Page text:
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Neuroimage Clin. 2015 Sep 25;9:436-49. doi: 10.1016/j.nicl.2015.09.013. eCollection 2015.

Predictive timing functions of cortical beta oscillations are impaired in Parkinson's disease and influenced by L-DOPA and deep brain stimulation of the subthalamic nucleus.

Author information

1
Department of Neurophysiology and Pathophysiology, University Medical Center Hamburg-Eppendorf, Martinistr. 52, Hamburg 20246, Germany.
2
Department of Neurosurgery, University Medical Center Hamburg-Eppendorf, Martinistr. 52, Hamburg 20246, Germany.
3
Department of Neurology, University Medical Center Hamburg-Eppendorf, Martinistr. 52, Hamburg 20246, Germany.
4
Department of Neurology, University Medical Center Hamburg-Eppendorf, Martinistr. 52, Hamburg 20246, Germany ; Department of Neurology, University Hospital of Würzburg, Josef-Schneider-Strasse 11, Würzburg 97080, Germany.
5
Department of Neurology, University Medical Center Hamburg-Eppendorf, Martinistr. 52, Hamburg 20246, Germany ; Department of Paediatric and Adult Movement Disorders and Neuropsychiatry, Institute of Neurogenetics, University of Lübeck, Maria-Goeppert-Strasse 1, 23562 Lübeck, Germany.

Abstract

Cortex-basal ganglia circuits participate in motor timing and temporal perception, and are important for the dynamic configuration of sensorimotor networks in response to exogenous demands. In Parkinson's disease (PD) patients, rhythmic auditory stimulation (RAS) induces motor performance benefits. Hitherto, little is known concerning contributions of the basal ganglia to sensory facilitation and cortical responses to RAS in PD. Therefore, we conducted an EEG study in 12 PD patients before and after surgery for subthalamic nucleus deep brain stimulation (STN-DBS) and in 12 age-matched controls. Here we investigated the effects of levodopa and STN-DBS on resting-state EEG and on the cortical-response profile to slow and fast RAS in a passive-listening paradigm focusing on beta-band oscillations, which are important for auditory-motor coupling. The beta-modulation profile to RAS in healthy participants was characterized by local peaks preceding and following auditory stimuli. In PD patients RAS failed to induce pre-stimulus beta increases. The absence of pre-stimulus beta-band modulation may contribute to impaired rhythm perception in PD. Moreover, post-stimulus beta-band responses were highly abnormal during fast RAS in PD patients. Treatment with levodopa and STN-DBS reinstated a post-stimulus beta-modulation profile similar to controls, while STN-DBS reduced beta-band power in the resting-state. The treatment-sensitivity of beta oscillations suggests that STN-DBS may specifically improve timekeeping functions of cortical beta oscillations during fast auditory pacing.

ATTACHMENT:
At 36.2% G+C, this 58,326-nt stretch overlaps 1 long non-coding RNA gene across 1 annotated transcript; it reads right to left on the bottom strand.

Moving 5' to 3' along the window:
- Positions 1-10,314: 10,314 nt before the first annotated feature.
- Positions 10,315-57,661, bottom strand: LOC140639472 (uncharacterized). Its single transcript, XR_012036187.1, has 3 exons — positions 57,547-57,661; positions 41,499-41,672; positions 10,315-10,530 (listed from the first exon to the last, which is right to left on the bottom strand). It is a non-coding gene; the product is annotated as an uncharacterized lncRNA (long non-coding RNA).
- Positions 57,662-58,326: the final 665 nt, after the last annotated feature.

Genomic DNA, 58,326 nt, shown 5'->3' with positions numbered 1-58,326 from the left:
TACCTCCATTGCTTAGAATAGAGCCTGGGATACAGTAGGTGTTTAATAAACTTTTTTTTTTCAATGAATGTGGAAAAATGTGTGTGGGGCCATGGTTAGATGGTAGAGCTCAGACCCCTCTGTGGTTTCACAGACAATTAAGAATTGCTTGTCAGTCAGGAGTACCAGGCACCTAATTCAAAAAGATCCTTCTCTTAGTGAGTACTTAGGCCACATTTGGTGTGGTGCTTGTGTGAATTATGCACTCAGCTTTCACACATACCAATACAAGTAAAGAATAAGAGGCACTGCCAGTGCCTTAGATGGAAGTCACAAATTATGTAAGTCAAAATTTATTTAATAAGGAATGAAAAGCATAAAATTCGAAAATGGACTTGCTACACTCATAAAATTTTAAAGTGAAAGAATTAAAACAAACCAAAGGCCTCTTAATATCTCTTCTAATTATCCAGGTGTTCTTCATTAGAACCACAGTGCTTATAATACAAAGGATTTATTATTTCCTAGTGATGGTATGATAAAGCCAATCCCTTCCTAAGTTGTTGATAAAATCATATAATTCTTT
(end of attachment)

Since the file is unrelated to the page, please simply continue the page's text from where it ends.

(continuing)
KEYWORDS:

Beta oscillations; Deep brain stimulation; Interval timing; Parkinson's disease; Subthalamic nucleus

PMID:
26594626
PMCID:
PMC4596926
DOI:
10.1016/j.nicl.2015.09.013
[Indexed for MEDLINE]
Free PMC Article

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